NEW YORK, NY - JANUARY 17: Patrick Eaves #18 of the Dallas Stars skates against the New York Rangers at Madison Square Garden on January 17, 2017 in New York City. The Stars defeated the Rangers 7-6.  (Photo by Bruce Bennett/Getty Images)
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Conditional trades ‘in vogue’ in the NHL

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The NHL trade deadline can make for some conflicting interests come playoff time.

No one outside Minnesota is cheering harder for the Wild than the Arizona Coyotes because they get a second-round pick if Martin Hanzal helps Minnesota reach the third round. The Tampa Bay Lightning would love nothing more than Ben Bishop leading the Los Angeles Kings to the Stanley Cup Final.

Conditional trades based on a team’s playoff success, and a player’s part in it, are all the rage right now in the NHL.

Already, four pre-deadline deals include draft picks contingent on how far a team goes in the playoffs. There were 13 such trades combined at the past four deadlines.

“It’s in vogue,” Florida Panthers president of hockey operations Dale Tallon said. “It’s a creative way of doing things. If you have success, you don’t mind paying more. If you’re successful and go deeper, you don’t mind giving up an extra asset or more of an asset.”

Trades conditional on playoff success sometimes happen in the NFL, like when the Minnesota Vikings acquired quarterback Sam Bradford from the Philadelphia Eagles last year, but they’re virtually nonexistent in other North American professional sports leagues outside of protected picks in the NBA. They’ve become commonplace in the NHL, in part because they’ve worked out swimmingly a few times.

When the Chicago Blackhawks won it all in 2015, they didn’t mind sending an extra second-round pick to the Flyers for Kimmo Timonen for reaching the Cup Final and the defenseman playing in at least half their games. A year earlier, the Kings gave the Columbus Blue Jackets an extra third-round pick to complete a trade for Marian Gaborik after the winger helped them win their second title in three seasons.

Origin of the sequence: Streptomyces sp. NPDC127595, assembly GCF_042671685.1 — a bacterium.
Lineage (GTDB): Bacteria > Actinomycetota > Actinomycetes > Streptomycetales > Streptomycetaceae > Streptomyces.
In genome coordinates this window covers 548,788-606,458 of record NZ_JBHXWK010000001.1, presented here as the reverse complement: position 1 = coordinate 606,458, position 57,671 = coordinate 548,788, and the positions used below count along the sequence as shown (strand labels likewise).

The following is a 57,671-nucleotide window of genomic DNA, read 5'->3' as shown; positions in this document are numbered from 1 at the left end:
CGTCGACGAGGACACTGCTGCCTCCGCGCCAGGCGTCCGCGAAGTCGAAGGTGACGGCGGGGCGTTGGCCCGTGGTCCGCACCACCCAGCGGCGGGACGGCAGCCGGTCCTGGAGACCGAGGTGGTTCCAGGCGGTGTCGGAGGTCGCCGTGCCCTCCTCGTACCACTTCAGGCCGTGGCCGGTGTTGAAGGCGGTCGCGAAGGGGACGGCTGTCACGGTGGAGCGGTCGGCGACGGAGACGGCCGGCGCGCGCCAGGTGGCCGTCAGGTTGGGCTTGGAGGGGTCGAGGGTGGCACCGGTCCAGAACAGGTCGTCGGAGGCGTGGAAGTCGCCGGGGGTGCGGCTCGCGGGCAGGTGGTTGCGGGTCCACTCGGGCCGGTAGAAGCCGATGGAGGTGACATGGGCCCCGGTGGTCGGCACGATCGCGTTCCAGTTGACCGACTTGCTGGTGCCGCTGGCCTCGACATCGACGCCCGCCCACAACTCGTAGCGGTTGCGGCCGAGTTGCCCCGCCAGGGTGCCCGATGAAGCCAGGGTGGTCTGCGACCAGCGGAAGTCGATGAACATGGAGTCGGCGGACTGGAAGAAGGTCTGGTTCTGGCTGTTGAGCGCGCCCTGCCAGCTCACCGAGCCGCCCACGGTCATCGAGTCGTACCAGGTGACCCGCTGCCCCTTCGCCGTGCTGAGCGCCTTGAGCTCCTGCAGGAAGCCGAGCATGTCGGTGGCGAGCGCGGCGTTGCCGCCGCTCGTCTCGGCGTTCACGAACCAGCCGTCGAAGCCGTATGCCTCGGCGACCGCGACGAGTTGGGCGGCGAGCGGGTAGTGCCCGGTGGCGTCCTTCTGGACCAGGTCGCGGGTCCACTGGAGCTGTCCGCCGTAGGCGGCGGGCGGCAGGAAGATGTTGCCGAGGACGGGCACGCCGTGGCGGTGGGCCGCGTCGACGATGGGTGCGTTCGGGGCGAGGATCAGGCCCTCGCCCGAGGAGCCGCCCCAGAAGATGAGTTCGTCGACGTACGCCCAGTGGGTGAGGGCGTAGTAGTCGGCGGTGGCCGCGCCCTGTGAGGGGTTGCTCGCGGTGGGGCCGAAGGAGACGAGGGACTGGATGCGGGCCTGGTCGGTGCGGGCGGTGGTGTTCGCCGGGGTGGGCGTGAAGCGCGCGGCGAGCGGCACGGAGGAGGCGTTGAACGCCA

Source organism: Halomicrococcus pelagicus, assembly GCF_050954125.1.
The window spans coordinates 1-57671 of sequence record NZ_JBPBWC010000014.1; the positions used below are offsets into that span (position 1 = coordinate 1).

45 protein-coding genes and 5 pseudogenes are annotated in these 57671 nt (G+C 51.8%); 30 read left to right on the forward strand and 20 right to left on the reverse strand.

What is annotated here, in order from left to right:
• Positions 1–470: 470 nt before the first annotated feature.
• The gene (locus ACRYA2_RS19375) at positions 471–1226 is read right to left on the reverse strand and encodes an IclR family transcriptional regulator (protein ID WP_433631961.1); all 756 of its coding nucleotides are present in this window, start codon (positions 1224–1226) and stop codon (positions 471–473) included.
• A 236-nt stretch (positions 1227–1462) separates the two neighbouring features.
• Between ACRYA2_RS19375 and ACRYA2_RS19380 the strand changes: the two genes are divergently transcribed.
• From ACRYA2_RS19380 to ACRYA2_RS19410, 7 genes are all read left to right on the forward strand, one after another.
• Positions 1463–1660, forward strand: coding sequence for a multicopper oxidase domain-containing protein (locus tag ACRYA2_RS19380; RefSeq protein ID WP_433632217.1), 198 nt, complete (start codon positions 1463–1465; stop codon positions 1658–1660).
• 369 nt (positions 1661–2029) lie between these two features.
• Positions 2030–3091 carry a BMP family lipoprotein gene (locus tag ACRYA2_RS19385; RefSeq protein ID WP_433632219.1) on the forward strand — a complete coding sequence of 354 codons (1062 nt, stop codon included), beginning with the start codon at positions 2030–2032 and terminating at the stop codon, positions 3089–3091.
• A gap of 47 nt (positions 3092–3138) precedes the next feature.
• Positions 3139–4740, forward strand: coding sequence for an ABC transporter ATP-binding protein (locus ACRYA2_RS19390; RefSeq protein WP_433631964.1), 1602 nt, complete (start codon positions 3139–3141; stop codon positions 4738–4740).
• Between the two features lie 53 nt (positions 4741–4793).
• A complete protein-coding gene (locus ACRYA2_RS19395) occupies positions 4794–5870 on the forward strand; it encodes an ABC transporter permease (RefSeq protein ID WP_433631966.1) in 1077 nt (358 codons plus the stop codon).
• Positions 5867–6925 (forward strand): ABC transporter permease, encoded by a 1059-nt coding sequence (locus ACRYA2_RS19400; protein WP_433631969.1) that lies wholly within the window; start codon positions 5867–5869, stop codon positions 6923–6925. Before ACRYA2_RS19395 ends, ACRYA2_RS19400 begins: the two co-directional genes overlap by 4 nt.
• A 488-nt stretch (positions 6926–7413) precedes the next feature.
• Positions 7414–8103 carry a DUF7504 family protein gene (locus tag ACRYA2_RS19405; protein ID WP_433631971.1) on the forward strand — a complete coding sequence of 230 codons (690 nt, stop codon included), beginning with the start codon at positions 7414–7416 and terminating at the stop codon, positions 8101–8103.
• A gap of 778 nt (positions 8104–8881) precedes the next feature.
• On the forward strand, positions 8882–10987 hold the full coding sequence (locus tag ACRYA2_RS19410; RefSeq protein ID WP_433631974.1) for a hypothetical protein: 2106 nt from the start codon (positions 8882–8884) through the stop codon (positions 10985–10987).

The Kings could give up as high as a second-round pick if Bishop wins them the Cup this season but wouldn’t surrender much of anything if they miss the playoffs. GM Dean Lombardi, who also made the 2014 Gaborik trade, called it a “common sense” way of getting a deal done.

“If I was making a deal here or something and (someone) says, `I’m giving five first-rounders and you’ll win the Cup,’ you’ll do it,” Lombardi said. “You don’t mind paying if your team has success.”

The same is true of the Anaheim Ducks, who would give the Dallas Stars a first-round pick instead of a second for Patrick Eaves if they reach the Western Conference final and the winger plays 50 percent or more of their games. After some haggling, Dallas GM Jim Nill said that was the final piece of getting the trade done.

The idea of contenders gambling on themselves makes all the sense in the world. But trade deadline sellers also like the concept.

The Coyotes were looking to get the best deal for Hanzal , so they bet on him contributing to the Wild’s success.

“We believe strongly that with Martin, Minnesota has a chance to do some things that could be pretty special, and we want to share in some of that upside,” Arizona GM John Chayka said. “We share in the risk, we share in the upside. It’s just a creative way to try and bridge the gap and get a deal done.”

Lombardi would love to make salaries and salary-cap hits contingent on playoff success because if a team goes further it’s also making more money along the way. But the league doesn’t allow that.

Maybe that’s for the best because these kinds of trades make things complicated. Vegas Golden Knights GM George McPhee, who sent a conditional pick to Florida in 1998 for Esa Tikkanen the year his Washington Capitals made the Cup Final, pointed out that those trades freeze a lot of potential draft picks that could be pieces of other trades.

“The difficulty in doing that is it ties up a lot of picks,” McPhee said. “If they’re encumbered you can’t use them.”

That hasn’t stopped the trend, though, with teams hedging their bets and playing it safe.

“You give yourself a little bit of a protection, too, if you don’t quite go as far as you think you will,” Tallon said.

 

Trade: Wild and Coyotes pull off another, as Pulkkinen heads to Arizona

NEW YORK, NY - OCTOBER 23:  Teemu Pulkkinen #17 of the Minnesota Wild skates against the New York Islanders at the Barclays Center on October 23, 2016 in the Brooklyn borough of New York City. The Islanders defeated the Wild 6-3.  (Photo by Bruce Bennett/Getty Images)